In 2002, I was posting at a Retire Early discussion board and we all wanted to know when we had saved enough money to hand in our resignations to high-paying corporate jobs. We turned to the safe withdrawal rate studies that were responsible for the infamous “4 percent rule.” I noted one day that those studies do not contain an adjustment for the valuation level that applies on the day the retirement begins. Oopsies! Thirteen years later, the 4 percent rule is universally reviled and most of us are still too ashamed of the mistake to acknowledge that we have sent millions on their way to experiencing failed retirements by our reluctance to correct the mistake we made promptly and openly.

But that was really just the first wave of knowledge generated by our decision to start taking valuations seriously.

I remember the day when one of my critics demanded that I say what the safe withdrawal rate was when calculated accurately. I didn’t know. It’s easy to say that a study that fails to consider valuations cannot possibly get the numbers right. But I am no numbers guy. I knew that the correct number had to be something significantly less than 4 percent. I guessed that it was perhaps 3 percent when valuations are high, being sure to tell people that I was speculating.

There was enough interest in the question that some people offered to work with me to come to develop more precise responses to the question “What is the correct safe withdrawal rate today?” I learned that the safe withdrawal rate can drop to a lot lower than 3 percent. Try 1.6 percent (the number that applied at the top of the bubble).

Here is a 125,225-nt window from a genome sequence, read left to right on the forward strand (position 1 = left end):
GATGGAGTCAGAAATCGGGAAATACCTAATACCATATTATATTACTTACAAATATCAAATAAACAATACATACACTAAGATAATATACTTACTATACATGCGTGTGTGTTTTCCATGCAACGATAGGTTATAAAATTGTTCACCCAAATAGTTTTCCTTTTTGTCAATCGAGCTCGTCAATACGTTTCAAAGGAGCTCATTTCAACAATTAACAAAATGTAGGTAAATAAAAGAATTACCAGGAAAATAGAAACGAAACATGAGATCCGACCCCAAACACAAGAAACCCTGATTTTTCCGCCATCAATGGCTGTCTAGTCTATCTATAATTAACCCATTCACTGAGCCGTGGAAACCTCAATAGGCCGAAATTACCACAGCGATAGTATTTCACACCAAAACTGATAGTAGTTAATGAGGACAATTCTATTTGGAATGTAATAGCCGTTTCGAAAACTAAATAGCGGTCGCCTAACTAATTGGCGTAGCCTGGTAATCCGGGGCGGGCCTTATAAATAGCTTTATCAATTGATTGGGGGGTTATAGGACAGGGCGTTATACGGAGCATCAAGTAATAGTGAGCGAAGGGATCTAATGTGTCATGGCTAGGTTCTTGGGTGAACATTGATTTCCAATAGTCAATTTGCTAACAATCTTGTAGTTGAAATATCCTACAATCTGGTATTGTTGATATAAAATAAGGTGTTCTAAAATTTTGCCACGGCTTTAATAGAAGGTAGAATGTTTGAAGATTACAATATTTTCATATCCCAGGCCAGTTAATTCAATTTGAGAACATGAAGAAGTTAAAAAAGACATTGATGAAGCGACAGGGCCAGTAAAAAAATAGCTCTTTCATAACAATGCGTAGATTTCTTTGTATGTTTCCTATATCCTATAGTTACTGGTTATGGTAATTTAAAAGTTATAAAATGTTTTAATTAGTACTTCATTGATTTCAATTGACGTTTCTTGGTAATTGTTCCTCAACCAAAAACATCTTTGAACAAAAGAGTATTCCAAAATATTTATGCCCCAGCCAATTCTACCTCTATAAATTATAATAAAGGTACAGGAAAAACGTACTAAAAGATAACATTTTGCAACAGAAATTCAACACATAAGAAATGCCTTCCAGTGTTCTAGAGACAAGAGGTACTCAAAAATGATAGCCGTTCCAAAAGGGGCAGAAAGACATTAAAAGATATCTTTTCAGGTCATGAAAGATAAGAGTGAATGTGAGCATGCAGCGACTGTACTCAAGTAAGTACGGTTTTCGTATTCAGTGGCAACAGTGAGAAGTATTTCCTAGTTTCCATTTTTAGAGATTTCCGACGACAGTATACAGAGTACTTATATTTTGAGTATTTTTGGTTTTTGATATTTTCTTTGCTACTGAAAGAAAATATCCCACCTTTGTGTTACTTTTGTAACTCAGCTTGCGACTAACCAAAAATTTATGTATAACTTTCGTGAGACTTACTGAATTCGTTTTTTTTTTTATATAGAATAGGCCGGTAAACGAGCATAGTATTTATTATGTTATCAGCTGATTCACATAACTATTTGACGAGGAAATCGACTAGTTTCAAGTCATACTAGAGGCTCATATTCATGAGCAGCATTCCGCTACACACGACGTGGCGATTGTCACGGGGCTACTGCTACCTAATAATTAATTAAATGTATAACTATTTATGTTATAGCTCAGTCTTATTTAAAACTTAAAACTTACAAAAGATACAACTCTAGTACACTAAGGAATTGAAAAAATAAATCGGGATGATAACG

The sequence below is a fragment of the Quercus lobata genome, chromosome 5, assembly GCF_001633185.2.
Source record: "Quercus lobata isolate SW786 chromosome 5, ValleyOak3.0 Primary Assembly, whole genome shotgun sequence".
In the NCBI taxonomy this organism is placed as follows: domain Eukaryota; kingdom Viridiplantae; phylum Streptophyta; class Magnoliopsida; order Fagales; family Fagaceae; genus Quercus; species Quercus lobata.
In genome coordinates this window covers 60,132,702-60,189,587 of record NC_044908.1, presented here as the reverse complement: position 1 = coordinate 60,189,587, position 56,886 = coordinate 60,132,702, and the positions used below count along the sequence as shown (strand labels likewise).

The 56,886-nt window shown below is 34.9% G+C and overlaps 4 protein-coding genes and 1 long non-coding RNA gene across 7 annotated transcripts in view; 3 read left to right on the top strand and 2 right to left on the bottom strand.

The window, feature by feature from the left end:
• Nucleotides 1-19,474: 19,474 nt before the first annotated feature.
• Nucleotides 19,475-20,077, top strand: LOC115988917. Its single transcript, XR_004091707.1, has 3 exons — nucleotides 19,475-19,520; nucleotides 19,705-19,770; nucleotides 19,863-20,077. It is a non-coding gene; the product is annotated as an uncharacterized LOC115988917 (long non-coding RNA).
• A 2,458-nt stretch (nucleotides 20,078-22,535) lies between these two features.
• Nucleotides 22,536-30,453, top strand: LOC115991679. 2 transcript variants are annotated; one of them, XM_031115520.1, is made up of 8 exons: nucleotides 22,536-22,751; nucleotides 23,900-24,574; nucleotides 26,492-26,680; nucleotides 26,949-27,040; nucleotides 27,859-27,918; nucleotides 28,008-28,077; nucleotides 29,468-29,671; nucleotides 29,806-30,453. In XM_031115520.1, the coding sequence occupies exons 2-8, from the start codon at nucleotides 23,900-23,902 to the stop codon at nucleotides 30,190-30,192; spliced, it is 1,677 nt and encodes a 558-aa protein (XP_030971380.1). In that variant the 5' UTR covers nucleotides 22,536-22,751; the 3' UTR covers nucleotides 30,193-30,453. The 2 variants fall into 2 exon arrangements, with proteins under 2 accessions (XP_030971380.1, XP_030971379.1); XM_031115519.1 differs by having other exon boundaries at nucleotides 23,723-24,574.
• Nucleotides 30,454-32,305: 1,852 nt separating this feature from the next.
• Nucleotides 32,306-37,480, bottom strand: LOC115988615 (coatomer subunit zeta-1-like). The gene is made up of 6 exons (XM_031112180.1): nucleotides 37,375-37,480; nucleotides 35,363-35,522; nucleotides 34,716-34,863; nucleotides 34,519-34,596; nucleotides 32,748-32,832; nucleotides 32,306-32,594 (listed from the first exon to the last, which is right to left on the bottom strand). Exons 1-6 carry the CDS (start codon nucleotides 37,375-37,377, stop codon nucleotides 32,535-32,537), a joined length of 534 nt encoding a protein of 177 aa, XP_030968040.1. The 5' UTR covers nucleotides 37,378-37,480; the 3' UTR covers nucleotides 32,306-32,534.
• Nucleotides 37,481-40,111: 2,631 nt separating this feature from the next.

If I had been asked in the early days how high the safe withdrawal rate can rise, I would have probably said that it could rise to something in the neighborhood of 5 percent. Not close! The correct answer is — 9 percent! That’s the safe withdrawal rate that applied in 1982, when valuations were at one-half of fair value. It took me a long time to let that one in. 9 percent! That means that someone with a $1 million portfolio can take out $90,000 per year to live on with virtually no risk of seeing his retirement money run out before he dies. Who’d a thunk it?

And that’s still not all.

We’ve learned that stocks are not as risky as bonds (for those willing to take valuations into consideration when setting their stock allocations).

We learned that economic crises are caused by bull markets.

We learned that one form of market timing (long-term timing) ALWAYS works and in fact is required for those seeking a realistic chance of achieving long-term investing success.

We learned that stock prices do not play out in the pattern of a random walk AT ALL in the long term, that we always see about 20 years of steadily rising prices (with lots of short-term price drops mixed in, to be sure) followed by 15 or 20 years of steadily dropping prices (with lots of short-term price rises mixed in).

Once a revolution gets started, you never know where it is going to take you.

Rob Bennett’s bio is here.